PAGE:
WINDSOR, ONT. -- After several years of outreach workers matching vulnerable people with services, a city councillor is asking his council colleagues to fund two additional outreach positions on budget day.

“This year it was one of the first things I looked for when I opened the budget and I couldn’t find it at all,” says Ward 3 rep Rino Bortolin.

There are currently four outreach workers in Windsor: one funded by the city, two funded by the province and another, through Ontario Works.

Bortolin is planning to put forward a motion to fund two additional outreach worker positions through the budget stabilization reserve at a cost of roughly $140,000, during the city’s Feb. 22 budget meeting.

Since deploying the first outreach worker seven years ago, Joyce Zuk of Family Services Windsor-Essex says they have matched many of Windsor’s homeless population with shelter, mental health services and even opioid-related interventions.

“One of the best ways that we can drive folks to existing services and get them to avail themselves of shelter is to meet them where they’re at and that’s out on the city streets,” Zuk says.

These workers — who operate under the Family Services Windsor-Essex organization — often respond to calls alongside Windsor police.

“It’s something we utilize on a daily basis,” says Windsor police deputy chief Jason Bellaire. He says police respond to many such calls where there is no criminality, and when it’s safe to do so, an outreach worker may be more appropriate.

“They do what they can to connect people to what they need,” Bellaire says. “They will diagnose better, oftentimes, than a police officer will what specific support network needs to be put in place for these individuals’ needs.”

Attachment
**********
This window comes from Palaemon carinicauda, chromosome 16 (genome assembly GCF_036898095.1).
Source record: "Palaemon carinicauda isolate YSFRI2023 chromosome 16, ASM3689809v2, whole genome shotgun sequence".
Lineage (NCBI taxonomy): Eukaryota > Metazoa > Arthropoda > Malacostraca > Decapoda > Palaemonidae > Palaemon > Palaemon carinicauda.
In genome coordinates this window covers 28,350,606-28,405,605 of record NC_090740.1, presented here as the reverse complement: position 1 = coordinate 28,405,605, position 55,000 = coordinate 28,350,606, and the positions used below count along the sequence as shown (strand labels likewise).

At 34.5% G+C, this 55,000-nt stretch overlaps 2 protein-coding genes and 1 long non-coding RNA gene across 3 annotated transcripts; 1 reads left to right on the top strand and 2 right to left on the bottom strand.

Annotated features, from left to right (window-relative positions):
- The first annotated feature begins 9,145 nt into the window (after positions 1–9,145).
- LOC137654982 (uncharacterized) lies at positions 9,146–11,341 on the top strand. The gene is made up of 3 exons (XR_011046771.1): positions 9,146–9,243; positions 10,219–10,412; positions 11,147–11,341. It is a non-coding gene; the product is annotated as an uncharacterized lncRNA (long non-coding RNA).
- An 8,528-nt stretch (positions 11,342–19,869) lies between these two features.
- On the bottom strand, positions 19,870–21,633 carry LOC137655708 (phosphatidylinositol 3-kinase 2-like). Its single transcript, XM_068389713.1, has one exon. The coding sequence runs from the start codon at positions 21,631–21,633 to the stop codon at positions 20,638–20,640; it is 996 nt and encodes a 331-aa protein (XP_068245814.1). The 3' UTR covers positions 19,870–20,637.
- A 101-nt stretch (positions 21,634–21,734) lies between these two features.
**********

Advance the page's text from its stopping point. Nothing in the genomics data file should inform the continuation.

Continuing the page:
The work often happens during the day, leaving many in distress without access to outreach support when they need it most.

“This can’t be a 9-5 Monday through Friday job. It has to be seven days a week and into the evenings if we want to continue being a meaningful support to the Windsor Police Service,” says Zuk.

Zuk adds as long as Windsor isn’t able to properly house its homeless population, these services will be especially necessary.

Coun. Bortolin believes it’s money well spent to help effectively deal with chronic homelessness, opioid addictions, and mental health issues that residents typically associate with the downtown.

Bortolin notes businesses often call the outreach team directly and get very quick results with the help of these workers, who have formed relationships with much of the city’s vulnerable population.

“These are the small steps we need to take to make sure we’re doing it right,” he says.

“If you let your foot off the gas, you’re going to lose ground here and that’s what we can’t afford to do.”